Tango-no-Sekku became an important festivity for the Tokugawa shogunate at the turn of the Edo period. Feudal lords and retainers of the shogun attended the Edo Castle in ceremonial costumes of dyed katabira (unlined kimono) and offered greetings to the shogun. In particular, when an heir was born to the shogunate the ceremony became even more elaborate. A grand ceremony was held with a large number of spears, halberds, and helmets displayed in the castle. Influenced by this grand ceremony and ritual the Tango-no-Sekku became an important event also among the common people. Thus this festival, also known as Shobu-no-Sekku, was established for boys as opposed to the Hina Doll Festival (Girl's Festival) or Momo-no-Sekku for girls.
People made helmets with paper or wood and decorated the gates of houses with handmade halberds and banners for the Tango-no-Sekku Festival. The helmet was actually a small doll called kabuto-doll. In addition, a kezurikake (helmet-like ornament made of Japanese cypress) was displayed. These are the origin of the present Gogatsu-ningyo (doll warrior for Boy's Day). The size of the dolls gradually became larger, and those made by professional craftsmen began to be displayed at local stores and in the alcoves of homes. The craftsmanship of these helmets and armor became more elaborate and they began to be displayed indoors.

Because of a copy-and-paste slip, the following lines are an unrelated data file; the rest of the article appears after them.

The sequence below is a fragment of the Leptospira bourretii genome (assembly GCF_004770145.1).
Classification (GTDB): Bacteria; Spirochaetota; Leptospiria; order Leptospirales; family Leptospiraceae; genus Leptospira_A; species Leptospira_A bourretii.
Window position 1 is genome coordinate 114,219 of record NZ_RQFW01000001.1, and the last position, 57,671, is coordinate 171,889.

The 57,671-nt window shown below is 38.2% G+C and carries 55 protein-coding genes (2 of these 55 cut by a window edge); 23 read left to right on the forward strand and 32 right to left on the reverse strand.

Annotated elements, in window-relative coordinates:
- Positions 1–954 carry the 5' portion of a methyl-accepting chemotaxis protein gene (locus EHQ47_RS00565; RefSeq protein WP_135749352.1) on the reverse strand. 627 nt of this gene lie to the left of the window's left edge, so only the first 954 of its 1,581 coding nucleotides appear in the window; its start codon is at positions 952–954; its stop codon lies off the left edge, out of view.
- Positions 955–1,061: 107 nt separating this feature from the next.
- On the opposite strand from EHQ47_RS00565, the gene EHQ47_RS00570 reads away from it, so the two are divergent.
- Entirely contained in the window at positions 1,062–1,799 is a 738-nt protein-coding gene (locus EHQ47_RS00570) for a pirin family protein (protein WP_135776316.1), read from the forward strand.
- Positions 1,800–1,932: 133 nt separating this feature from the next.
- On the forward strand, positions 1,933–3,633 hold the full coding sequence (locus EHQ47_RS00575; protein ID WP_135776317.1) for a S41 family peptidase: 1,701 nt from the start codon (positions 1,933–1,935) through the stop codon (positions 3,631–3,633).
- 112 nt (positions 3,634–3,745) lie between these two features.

At Court, various rituals and customs were practiced and inherited, such as shobu-koshi (miniature palanquin made of sweet calamus), shobu-fuki (sweet calamus on the eaves), shobu-makura (pillows made with sweet calamus) and shobu-yu (sweet calamus bath).
- Chapter 3
Development of the Tango Display
- Development of the Tango Display
Tracing the development of Gogatsu-ningyo (doll warrior for Boy's Day), one arrives at the shobu-kabuto (sweet calamus helmet) and the kezurikake, also called hinoki-kabuto (Japanese cypress helmet) after its material. These are the original source of the present day display ornaments for the Boy's Day Festival.
The shobu-kabuto described in the literature of the Kamakura period (1180-1333) is made of sweet calamus or oak leaves, having red and white flowers on the top with sweet calamus being displayed upright at the front, while the sternum and neck plates are made of sweet calamus leaves. It represents an impressively symbolic design.
The hinoki-kabuto was said to be created based on the shobu-kabuto. When tracing these two helmets back even further, one realizes that they derived from the shobu-kazura head ornament which were worn by the military officers at the Tango-no-Sekku Festival in the Heian period. This means that one can assume that the shobu-kazura is probably the oldest model of the Gogatsu-ningyo doll.
- Tango Display in the Early Edo Period
In the Edo period (1603-1867), people displayed a set of helmet and armor, weapons and banners outdoors on the Tango-no-Sekku Festival. In contrast to the Hina Festival on the third of March which was and remains an occasion to wish for a girl's safe passage into adulthood, this festival has been developed into an event to wish for a boy's strong growth and bravery.